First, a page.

Feeds

UK taxpayers pay for Silicon Valley bloggers' holiday

Brits pay for Web 2.0 lotus eaters

High performance access to file storage

A group of wealthy Californian bloggers are taking a holiday in the UK this month - and the taxpayer will help foot the bill.

Calling themselves The Traveling Geeks, the bloggers will spend a week here meeting other bloggers. In addition to corporate sponsorship, they're getting a helping hand from NESTA, the lottery-funded innovation quango, and BERR, the Department for Business Innovation and Skills. Two BERR-funded quangos - Think London and East of England International - are providing public money for the jaunt.

BERR refused to disclose how much it's contributing. Or more accurately, would only tell us if we promised not to publish the figure.

"You'll have to put a FoIA request in for that," said Karyn Barnes of the East of England International Agency.

Paying for holidays is a departure for the business development agency. Part of UK Trade and Investment, it typically sponsors events from visiting businesses seeking to invest in the UK, and visits for UK companies - all laudible wealth-creation. So why pay for a Web 2.0 bloggers' jaunt?

"They are social media creators, and create blogs and podcasts," Barnes told us.

Susie Squires of the Taxpayers Alliance wasn't impressed by the Travelling Geeks, or the argument that they should get public funding.

"It’s an insult to ordinary taxpayers struggling in the recession that their hard-earned cash is being used to pay for holidays. This scheme is of no tangible benefit whatsoever, and no more money must be frittered away in this manner. People pay their tax for good public services and clean, safe streets, not for this sort of nonsense."

"The trip's a junket," is how one of the Traveling Geeks, Susan Mernitt, described last year's holiday in Israel.

Ms Barnes admitted she hadn't seen the Geeks' output from last year's holiday before making the funding decision. Examples of technology coverage are pretty scant, but include this, a profile of "Ayelet Noff, The Social Media Queen".

The National Endowment for Science, Technology and the Arts (NESTA) is lottery, rather than taxpayer funded, but UK science innovators who need funding will be curious for an explanation. A spokesperson provided us with this statement:

"The ‘Travelling Geeks’ programme will bring together the world’s experts in the fields of digital technologies and social networking for the benefit of the UK. By bringing together a group of pioneers of this calibre, we will help put UK businesses, especially the UKs brightest and most innovative start-ups, at the forefront of digital innovation. Something that will have long term benefits to UK businesses and policy making."

[Our emphasis added]

That's a revealing comment. The two agencies have different ideas of what they're getting. And it shows that NESTA believes (or wants us to believe) that the visiting bloggers are innovators and entrepreneurs, rather than pundits. But apart from Craigslist's Craig Newmark - famed as the nemesis of the newspaper publishing business - it's hard to find a successful business entrepreneur in the group.

Digital innovators like this, says Nesta, will benefit UK businesses and policy-making

The bloggers include Sarah Lacy, author of Once You're Lucky - Twice You're Good: The Rebirth of Silicon Valley and the Rise of Web 2.0, Robert Scoble and Renee Blodgett, who blogs about food and public relations. Silicon Valley heiress Meghan Asha (above), who in her bio says she's trying "to put the sexy back into tech". Asha was dubbed by Gawker as a "nontrepreneur", after launching the now-dormant chick site NonSociety, and will be addressing a Nesta conference on the topic of gender.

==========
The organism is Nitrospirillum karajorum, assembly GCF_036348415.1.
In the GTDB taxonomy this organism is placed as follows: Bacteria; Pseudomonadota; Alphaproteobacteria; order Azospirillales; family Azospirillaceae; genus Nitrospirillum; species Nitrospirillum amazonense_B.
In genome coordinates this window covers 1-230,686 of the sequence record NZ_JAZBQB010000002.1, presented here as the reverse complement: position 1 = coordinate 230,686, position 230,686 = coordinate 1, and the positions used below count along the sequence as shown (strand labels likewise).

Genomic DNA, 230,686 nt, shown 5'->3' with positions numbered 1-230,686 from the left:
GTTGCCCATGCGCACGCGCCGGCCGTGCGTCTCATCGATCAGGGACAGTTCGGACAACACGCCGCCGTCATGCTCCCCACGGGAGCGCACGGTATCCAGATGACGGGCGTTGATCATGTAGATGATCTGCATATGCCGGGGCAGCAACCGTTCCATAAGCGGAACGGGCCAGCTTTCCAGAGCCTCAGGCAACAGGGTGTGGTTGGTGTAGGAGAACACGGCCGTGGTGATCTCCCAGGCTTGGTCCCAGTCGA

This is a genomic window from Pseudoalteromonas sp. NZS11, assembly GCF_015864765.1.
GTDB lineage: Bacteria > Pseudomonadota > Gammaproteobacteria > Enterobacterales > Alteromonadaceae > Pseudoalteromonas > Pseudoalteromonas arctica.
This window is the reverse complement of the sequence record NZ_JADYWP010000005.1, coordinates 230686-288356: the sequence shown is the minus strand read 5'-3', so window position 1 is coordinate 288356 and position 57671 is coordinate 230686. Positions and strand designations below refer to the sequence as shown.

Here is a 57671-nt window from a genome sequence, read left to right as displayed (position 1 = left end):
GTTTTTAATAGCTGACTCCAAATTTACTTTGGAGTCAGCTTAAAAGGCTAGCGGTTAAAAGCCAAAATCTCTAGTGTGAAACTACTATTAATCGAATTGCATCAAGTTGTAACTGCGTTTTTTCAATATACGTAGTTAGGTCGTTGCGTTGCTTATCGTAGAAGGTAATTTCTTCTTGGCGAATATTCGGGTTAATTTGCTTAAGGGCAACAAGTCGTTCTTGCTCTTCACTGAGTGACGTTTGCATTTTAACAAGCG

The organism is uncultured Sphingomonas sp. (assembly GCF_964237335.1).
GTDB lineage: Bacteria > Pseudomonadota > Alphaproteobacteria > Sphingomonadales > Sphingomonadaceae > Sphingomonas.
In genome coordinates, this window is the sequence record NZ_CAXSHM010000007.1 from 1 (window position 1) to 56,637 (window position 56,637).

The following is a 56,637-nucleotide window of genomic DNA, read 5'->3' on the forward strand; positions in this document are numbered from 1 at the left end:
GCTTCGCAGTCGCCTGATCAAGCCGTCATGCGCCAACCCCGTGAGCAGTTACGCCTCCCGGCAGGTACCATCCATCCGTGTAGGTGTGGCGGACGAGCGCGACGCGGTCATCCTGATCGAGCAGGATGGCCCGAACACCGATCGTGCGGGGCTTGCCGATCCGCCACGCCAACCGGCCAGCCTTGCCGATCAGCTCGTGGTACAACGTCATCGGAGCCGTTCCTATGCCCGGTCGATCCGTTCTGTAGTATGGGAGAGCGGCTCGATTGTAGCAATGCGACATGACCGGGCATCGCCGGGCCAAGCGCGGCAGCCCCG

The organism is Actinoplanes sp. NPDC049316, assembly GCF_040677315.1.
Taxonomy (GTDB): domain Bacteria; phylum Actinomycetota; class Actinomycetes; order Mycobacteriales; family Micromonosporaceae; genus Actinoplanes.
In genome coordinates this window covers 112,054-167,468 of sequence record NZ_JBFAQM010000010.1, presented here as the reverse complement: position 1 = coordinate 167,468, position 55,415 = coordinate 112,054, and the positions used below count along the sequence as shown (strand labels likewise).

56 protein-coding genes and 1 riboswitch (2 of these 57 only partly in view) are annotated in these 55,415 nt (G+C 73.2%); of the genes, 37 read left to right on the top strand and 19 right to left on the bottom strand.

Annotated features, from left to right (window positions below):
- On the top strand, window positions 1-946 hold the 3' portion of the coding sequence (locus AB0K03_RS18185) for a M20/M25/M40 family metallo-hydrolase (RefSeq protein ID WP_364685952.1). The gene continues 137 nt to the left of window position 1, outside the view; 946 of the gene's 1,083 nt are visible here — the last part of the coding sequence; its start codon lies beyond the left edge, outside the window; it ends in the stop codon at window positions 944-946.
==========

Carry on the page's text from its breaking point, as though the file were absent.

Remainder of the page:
You can follow their trip here. ®

High performance access to file storage

More from The Register

next story
Android engineer: We DIDN'T copy Apple OR follow Samsung's orders
Veep testifies for Samsung during Apple patent trial
MtGox chief Karpelès refuses to come to US for g-men's grilling
Bitcoin baron says he needs another lawyer for FinCEN chat
Did a date calculation bug just cost hard-up Co-op Bank £110m?
And just when Brit banking org needs £400m to stay afloat
One year on: diplomatic fail as Chinese APT gangs get back to work
Mandiant says past 12 months shows Beijing won't call off its hackers
German space centre endures cyber attack
Chinese code retrieved but NSA hack not ruled out
EFF: Feds plan to put 52 MILLION FACES into recognition database
System would identify faces as part of biometrics collection
Big Content goes after Kim Dotcom
Six studios sling sueballs at dead download destination
Ex-Tony Blair adviser is new top boss at UK spy-hive GCHQ
Robert Hannigan to replace Sir Iain Lobban in the autumn
Alphadex fires back at British Gas with overcharging allegation
Brit colo outfit says it paid for 347KVA, has been charged for 1940KVA
Jack the RIPA: Blighty cops ignore law, retain innocents' comms data
Prime minister: Nothing to see here, go about your business
prev story

Whitepapers

Securing web applications made simple and scalable
In this whitepaper learn how automated security testing can provide a simple and scalable way to protect your web applications.
Five 3D headsets to be won!
We were so impressed by the Durovis Dive headset we’ve asked the company to give some away to Reg readers.
HP ArcSight ESM solution helps Finansbank
Based on their experience using HP ArcSight Enterprise Security Manager for IT security operations, Finansbank moved to HP ArcSight ESM for fraud management.
The benefits of software based PBX
Why you should break free from your proprietary PBX and how to leverage your existing server hardware.
Mobile application security study
Download this report to see the alarming realities regarding the sheer number of applications vulnerable to attack, as well as the most common and easily addressable vulnerability errors.